Lachenmann: A Self-Portrait
Should I defend myself?
Towards the end of the Q&A session after the workshop concert of Got Lost, two consecutive questions were put to Helmut Lachenmann. Both had the potential to induce a more personal response than he had otherwise offered: first, "why did you come back to Darmstadt 2014?' to which Lachenmann unhesitatingly replied with a simple 'why not?!'"; then "why did you come back to teach the younger generation?" to which he declared, "I cannot teach, I do not teach, Composers cannot be taught [...] I hope you find your own way that is all. Should I defend myself?"
It was interesting to witness Lachenmann reply at length to the previous questions on 'syntax' and 'sound' and then suddenly switch to such short, sharp answers. Nevertheless, across the numerous events involving him during the Summer Courses, a number of themes did emerge that seemed to explain at least part of his motivation to be a Visiting Composer at Darmstadt 2014, and many of these were teased out and explored in a discursive context during his final conversation with Yuval Shaked, entitled 'Composing Today' and translated by Wieland Hoban.
There is no doubt that Lachenmann's appearance at Darmstadt 2014 has been of great importance from a number of different perspectives. Between 4th and 7th August, the 78 year old composer undertook a demanding schedule in which he held two open rehearsals, the first with the MIVOS quartet on Reigen seller Geister, and the second with Yuko Katuta (soprano) and Yukiko Sugawara (piano) on Got Lost. He was also involved in a workshop concert of Got Lost and a workshop with Trio Catch on Allegro Sostenuto, all of which took place before the 'Composing Today' talk.
One theme that emerged was the problem of the definition(s) signified by the term 'New Music'. In 'Composing Today' Lachenmann highlighted how "people always talk about 'New Music' – but what are they talking about? My music, Cage, Feldman? It's a totally stupid generalisation. What should we call it? How about just music?" To label a discourse does risk confusion and contradiction. Terms such as 'contemporary music', 'modern classical music', 'new classical music', 'modern music', 'art music' and 'new music' are used, even juxtaposed, without any accompanying definitions or interrogation.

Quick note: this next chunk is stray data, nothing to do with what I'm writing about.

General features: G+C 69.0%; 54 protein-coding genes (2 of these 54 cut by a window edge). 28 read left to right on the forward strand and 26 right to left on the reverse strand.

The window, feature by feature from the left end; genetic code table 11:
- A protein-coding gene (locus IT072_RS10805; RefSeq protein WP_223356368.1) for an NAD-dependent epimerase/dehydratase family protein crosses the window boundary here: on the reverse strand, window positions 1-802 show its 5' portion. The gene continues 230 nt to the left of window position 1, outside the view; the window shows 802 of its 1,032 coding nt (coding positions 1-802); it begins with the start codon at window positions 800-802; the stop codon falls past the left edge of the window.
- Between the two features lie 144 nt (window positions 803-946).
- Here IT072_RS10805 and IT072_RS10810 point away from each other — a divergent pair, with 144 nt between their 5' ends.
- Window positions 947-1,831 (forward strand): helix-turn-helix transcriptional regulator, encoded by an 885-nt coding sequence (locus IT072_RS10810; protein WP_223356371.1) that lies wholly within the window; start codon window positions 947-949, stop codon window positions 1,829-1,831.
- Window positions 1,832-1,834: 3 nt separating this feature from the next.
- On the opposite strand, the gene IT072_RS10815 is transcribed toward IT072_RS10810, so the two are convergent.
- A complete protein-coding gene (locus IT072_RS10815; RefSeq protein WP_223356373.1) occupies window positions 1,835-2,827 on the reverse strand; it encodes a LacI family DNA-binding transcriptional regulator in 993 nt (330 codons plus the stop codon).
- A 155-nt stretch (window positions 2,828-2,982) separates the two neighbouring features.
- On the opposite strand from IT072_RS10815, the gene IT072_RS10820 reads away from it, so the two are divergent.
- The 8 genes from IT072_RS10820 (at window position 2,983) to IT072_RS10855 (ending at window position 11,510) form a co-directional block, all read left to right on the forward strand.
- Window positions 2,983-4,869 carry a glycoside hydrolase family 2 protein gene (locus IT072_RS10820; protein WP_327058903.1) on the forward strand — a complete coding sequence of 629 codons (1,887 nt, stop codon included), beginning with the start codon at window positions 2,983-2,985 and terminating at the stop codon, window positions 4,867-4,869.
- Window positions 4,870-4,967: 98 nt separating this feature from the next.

The need to define cannot, however, be easily escaped. Offering a possible short-term solution, Lachenmann continued, "sure it should be new, but I think there's a stale, escapist expectation in that term. It has to be something that is new to me – it's not about new sounds. That's a misunderstanding. Not new effects. New means anew – listening anew, hearing familiar sounds in a new way." Perhaps Lachenmann was using Darmstadt 2014 as a platform to suggest replacing 'new music' with a term such as 'anew music', at least in respect to his own compositions.
A second theme to emerge was Lachenmann's non-aggressive, defensive mannerism, epitomised in his answer at the end of the Got Lost Q&A session, "should I defend myself?" There were other, subtler examples of Lachenmann's need, even now, to raise a protective shield when faced with potential criticism. In 'Composing Today', Lachenmann talked about how "people thought I was just after new sounds, sound effects, when what I was really aiming for was a sensitization of listening to find new insights. Where tradition is followed by stretching and expanding it. I exemplified this in the pieces I workshopped here, when I spoke about not looking for unchartered territories but creating a new experience, even if that includes sounds that are familiar. I keep looking for new aspects. I may be an old model, out of date, but to me a string quartet can still be a cutting edge piece."
Squeeze the lemon, crash the car
A third theme was Lachenmann's encouragement to the new generation of composers to examine individual sounds and what he calls their 'categories' or 'families'. In 'Composing Today', the composer discussed how he himself "had a lemon that had to be fully squeezed [...]. But once you've squeezed everything out of the lemon, what do you do? Throw it away, bite into it?" Vehicle metaphors also recurred: "[a]s a composer, one learns the tricks and skills, one learns to drive the vehicle of one's trade – but to really compose, you have to build your own vehicle [...]. When you get in your vehicle, you have to risk crashing it. If you just stay in it and everything remains intact, that's something that's uninteresting."
Towards the end of 'Composing Today', Lachenman's real motivation for attending Darmstadt 2014 perhaps finally became clear. "When I look at concepts today – which of those concepts can unsettle anyone today? I don't want to mock it, but I think it's harmless compared to back then. I think our culture risks falling down a black hole of dumbing-down. [...]. Rather than thinking about sabotage, having masturbation on stage and giggling... I'm allergic to all that, it repulses me [...]. Sure you can take the bull by the horns, try to comfort the problem aggressively."